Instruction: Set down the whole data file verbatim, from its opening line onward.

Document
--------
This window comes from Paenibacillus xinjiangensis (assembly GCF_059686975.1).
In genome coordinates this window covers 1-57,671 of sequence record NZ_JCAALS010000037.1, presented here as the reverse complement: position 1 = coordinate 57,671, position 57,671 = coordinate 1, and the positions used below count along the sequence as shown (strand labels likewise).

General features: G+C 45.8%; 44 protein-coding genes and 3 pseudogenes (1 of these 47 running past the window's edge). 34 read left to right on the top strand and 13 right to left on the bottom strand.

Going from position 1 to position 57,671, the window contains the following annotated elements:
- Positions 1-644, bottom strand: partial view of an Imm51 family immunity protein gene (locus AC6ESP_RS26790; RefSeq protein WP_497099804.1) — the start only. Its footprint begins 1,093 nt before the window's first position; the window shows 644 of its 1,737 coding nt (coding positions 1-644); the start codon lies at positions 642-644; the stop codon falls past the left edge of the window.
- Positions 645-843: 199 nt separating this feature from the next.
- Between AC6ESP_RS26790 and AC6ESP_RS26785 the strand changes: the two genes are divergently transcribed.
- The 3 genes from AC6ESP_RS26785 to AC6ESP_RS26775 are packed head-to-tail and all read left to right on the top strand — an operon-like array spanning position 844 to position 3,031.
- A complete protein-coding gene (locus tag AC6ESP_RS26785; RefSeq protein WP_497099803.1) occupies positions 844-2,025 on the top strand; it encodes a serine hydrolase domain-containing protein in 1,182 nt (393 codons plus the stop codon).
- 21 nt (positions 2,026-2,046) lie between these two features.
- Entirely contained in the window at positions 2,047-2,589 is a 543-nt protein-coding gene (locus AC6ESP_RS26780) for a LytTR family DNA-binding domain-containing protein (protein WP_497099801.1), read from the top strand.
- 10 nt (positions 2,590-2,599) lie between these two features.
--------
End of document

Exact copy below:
This window comes from Paenibacillus xinjiangensis (assembly GCF_059686975.1).
In genome coordinates this window covers 1-57,671 of sequence record NZ_JCAALS010000037.1, presented here as the reverse complement: position 1 = coordinate 57,671, position 57,671 = coordinate 1, and the positions used below count along the sequence as shown (strand labels likewise).

General features: G+C 45.8%; 44 protein-coding genes and 3 pseudogenes (1 of these 47 running past the window's edge). 34 read left to right on the top strand and 13 right to left on the bottom strand.

Going from position 1 to position 57,671, the window contains the following annotated elements:
- Positions 1-644, bottom strand: partial view of an Imm51 family immunity protein gene (locus AC6ESP_RS26790; RefSeq protein WP_497099804.1) — the start only. Its footprint begins 1,093 nt before the window's first position; the window shows 644 of its 1,737 coding nt (coding positions 1-644); the start codon lies at positions 642-644; the stop codon falls past the left edge of the window.
- Positions 645-843: 199 nt separating this feature from the next.
- Between AC6ESP_RS26790 and AC6ESP_RS26785 the strand changes: the two genes are divergently transcribed.
- The 3 genes from AC6ESP_RS26785 to AC6ESP_RS26775 are packed head-to-tail and all read left to right on the top strand — an operon-like array spanning position 844 to position 3,031.
- A complete protein-coding gene (locus tag AC6ESP_RS26785; RefSeq protein WP_497099803.1) occupies positions 844-2,025 on the top strand; it encodes a serine hydrolase domain-containing protein in 1,182 nt (393 codons plus the stop codon).
- 21 nt (positions 2,026-2,046) lie between these two features.
- Entirely contained in the window at positions 2,047-2,589 is a 543-nt protein-coding gene (locus AC6ESP_RS26780) for a LytTR family DNA-binding domain-containing protein (protein WP_497099801.1), read from the top strand.
- 10 nt (positions 2,590-2,599) lie between these two features.